|You may have notice if you have visited RAF Cottesmore in the last two years a number of Harriers with markings under the cockpit. The markings are bomb silhouettes and denote munitions dropped or fired as part of Op HERRICK, the British contribution to the NATO led International Security Assistance Force (ISAF) mission in Afghanistan.
It’s a long standing tradition in the RAF to apply mission markings and nose art to planes in theatre. political correctness has deemed nose art no longer acceptable and the nose art for both OP TELIC and OP HERRICK have mostly been removed from the aircraft although a few less risque ones have survived.
In the case of the Harriers the two silhouettes of the Page 3 models, Michelle Marsh and Lucy Pinder, that were applied after they made a moral boosting visit to Afghanistan were removed. I believe the panels were removed and saved rather than being painted over. Hopefully this is the case and they are on a hanger wall or squadron bar wall.
One of the surviving examples of nose art from OP TELIC on a RAF Tornado.
Mission markings have not been removed from planes but they are also no longer being applied. Since late 2006 no Harriers have appeared with new markings. At some point these planes will be repainted in the new shade of grey and that could well be the end of mission markings.
Above is Harrier GR7A ZD433 / 45A with a selection of mission marks applied. Each mark signifies a particular munition and the amount of times this airframe has used that weapon.
540lb general purpose unguided bomb with impact fusing
Generally used against soft skinned targets where friendly forces or civilians are more than 245m away. In both 2006 and 2007, seventy two 540lb (including both impact and air burst) were dropped in OP HERRICK.
540lb general purpose unguided bomb with air burst fusing
Generally used against soft skinned targets where friendly forces or civilians are more than 245m away.
CRV-7 (Canadian Rocket Variant 7)
Unguided 2.75 inch rockets with folding fins. Available with either an explosive warhead or containing five tungsten-reinforced steel flechettes.
This pod contains 6 rockets and is usually used for training sorties.
CRV-7 (Canadian Rocket Variant 7)
This pod is the 19 rocket version usually used for operational sorties.
In 2006, 1390 were fired in Afghanistan and in 2007, 1854 were fired. These figures also include the CRV-7 rockets fired by the British Army Air Corp Apaches.
Precision Guide Munition (PGM)
In the case of the Harrier in Afghanistan this would be the Paveway II (laser guided 450kg bomb) or the Enhanced Paveway II / II+ (laser and GPS guided 545kg bomb).*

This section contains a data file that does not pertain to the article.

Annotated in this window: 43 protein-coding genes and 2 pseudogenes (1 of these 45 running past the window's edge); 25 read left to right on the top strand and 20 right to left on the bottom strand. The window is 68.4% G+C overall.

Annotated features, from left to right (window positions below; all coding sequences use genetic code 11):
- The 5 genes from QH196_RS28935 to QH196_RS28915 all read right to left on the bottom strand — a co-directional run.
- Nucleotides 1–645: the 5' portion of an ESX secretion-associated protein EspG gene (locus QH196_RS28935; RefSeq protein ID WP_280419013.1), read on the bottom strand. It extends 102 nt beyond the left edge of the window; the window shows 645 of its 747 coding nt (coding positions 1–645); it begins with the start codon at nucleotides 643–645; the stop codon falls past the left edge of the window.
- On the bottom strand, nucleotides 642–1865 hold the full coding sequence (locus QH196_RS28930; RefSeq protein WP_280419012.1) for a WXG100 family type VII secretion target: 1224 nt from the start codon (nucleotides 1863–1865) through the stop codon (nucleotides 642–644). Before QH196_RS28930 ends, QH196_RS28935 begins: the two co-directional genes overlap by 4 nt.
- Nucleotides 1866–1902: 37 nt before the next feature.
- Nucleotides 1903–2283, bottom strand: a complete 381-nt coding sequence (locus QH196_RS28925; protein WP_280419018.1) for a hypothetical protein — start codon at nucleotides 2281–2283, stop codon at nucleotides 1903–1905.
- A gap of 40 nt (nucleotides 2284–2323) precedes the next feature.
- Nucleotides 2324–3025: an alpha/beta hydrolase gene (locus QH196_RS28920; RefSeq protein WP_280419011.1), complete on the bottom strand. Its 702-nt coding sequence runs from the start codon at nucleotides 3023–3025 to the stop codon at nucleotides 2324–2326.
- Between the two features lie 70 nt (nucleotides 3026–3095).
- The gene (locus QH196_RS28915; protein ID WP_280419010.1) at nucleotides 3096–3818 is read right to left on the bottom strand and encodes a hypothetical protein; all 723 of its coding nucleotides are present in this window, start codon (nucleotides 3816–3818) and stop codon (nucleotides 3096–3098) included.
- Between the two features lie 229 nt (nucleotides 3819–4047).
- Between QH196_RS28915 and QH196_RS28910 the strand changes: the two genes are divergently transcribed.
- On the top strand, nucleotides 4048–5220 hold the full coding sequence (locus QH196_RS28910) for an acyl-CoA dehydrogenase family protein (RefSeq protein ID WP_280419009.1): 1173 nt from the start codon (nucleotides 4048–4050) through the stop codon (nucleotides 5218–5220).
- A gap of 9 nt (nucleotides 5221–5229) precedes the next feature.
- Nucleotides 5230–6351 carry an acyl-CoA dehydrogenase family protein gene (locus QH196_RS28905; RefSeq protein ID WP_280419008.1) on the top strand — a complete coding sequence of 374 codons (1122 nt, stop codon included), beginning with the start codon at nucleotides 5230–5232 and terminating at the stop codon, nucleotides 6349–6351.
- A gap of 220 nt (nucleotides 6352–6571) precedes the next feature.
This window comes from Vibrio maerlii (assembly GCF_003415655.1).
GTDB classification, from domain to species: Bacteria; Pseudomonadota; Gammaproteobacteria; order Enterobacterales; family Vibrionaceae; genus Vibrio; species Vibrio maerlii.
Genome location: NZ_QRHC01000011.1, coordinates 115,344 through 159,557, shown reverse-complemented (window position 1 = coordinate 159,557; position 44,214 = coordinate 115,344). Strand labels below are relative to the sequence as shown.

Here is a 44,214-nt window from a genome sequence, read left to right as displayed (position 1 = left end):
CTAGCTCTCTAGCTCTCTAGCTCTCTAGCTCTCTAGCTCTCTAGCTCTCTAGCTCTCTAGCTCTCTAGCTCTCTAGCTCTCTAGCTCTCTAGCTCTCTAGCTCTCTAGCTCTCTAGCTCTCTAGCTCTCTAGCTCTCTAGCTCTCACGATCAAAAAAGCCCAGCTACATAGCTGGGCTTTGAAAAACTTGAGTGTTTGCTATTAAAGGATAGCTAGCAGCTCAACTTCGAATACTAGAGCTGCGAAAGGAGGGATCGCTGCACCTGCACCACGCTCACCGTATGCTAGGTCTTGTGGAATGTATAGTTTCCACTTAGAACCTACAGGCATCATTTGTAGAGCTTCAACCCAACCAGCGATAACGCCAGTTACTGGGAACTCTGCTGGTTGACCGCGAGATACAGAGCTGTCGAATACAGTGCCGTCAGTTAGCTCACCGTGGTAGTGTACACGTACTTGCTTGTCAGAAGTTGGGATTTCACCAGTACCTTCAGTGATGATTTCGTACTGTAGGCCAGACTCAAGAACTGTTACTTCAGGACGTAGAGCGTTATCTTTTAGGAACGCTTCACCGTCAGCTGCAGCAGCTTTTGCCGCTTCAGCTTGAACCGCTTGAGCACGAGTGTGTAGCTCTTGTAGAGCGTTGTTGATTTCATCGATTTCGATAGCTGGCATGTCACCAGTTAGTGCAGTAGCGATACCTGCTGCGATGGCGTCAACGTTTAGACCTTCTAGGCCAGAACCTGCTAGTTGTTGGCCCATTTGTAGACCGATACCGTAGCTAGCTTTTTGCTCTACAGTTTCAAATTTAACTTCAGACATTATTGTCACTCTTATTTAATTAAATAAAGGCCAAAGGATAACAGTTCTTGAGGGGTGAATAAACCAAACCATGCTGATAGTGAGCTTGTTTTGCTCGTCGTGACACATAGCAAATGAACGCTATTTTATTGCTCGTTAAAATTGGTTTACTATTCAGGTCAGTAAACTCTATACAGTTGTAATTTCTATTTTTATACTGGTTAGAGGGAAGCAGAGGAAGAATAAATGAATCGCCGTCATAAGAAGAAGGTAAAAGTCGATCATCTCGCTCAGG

Used against hardened targets such as a building where friendly or civilian forces are 170m or more away.
* In early January 2009 the Paveway IV PGM was also added to the list of weapons cleared for the Harrier and was deployed for the first time by IV(AC) Squadron in Op HERRICK.
The Eight Mission Marked Harriers
Sadly, ZD408 / 37A was the Harrier GR7A that crashed at Ashwell whilst returning to RAF Cottesmore on the 16th June 2008. The Naval Strike Wing (NSW) pilot ejected safely.
Of course, it isn’t just the Joint Harrier Force that are committed in theatre. The Tornado GR4 / GR4A force has been deployed on OP TELIC for a long time now. Whilst they aren’t dropping anywhere as much ordinance (20 Paveways in 2007) as is being used in Afghanistan they are still doing a very important job and are also adding mission marks.
RAF Weapons Markings
For information about weapons markings and the identification colours applied to them take a look at this entry… RAF & NATO Weapons Markings
UPDATE (July 2009)
On the 1st July 2009 and after 5 years of deployment Joint Force Harrier returned to RAF Cottesmore. Having completed over two thousand Close Air Support (CAS) missions the Harrier was replaced by the Tornado GR4 on the 26th June 2009.
At RIAT 2009 Harrier ZD461 / 51A was noted in NSW marking with fresh paint and the mission marks removed. I suspect the others will shortly follow suit.
UPDATE (Feburary 2010)
The Harrier RTP (Reduce To Produce) is in the process of being setup at RAF Cottesmore to scrap the remaining GR7 Harriers that haven’t be upgraded to GR9 standard and the Harriers that have been used to source sparts.
Two of the first batch will be ZD404 / 33A and ZG471 / 61A along with the re-paint of both ZD461 / 51A and ZD347 / 14, the loss of ZD408 / 37A; this leaves only two Harriers with mission marks.
Thanks to Andy Carney – BMAL for the heads up on the RTP.
UPDATE (December 2010)
ZD378 / 26A was repainted in 2010 leaving only ZD433 / 45A to survive until the Harriers withdrawl from service even on December 15th 2010 (which it took part in). I hope that this Harrier is preserved in a museum as a reminder to the 41 years of service the Harrier has given the British armed forces.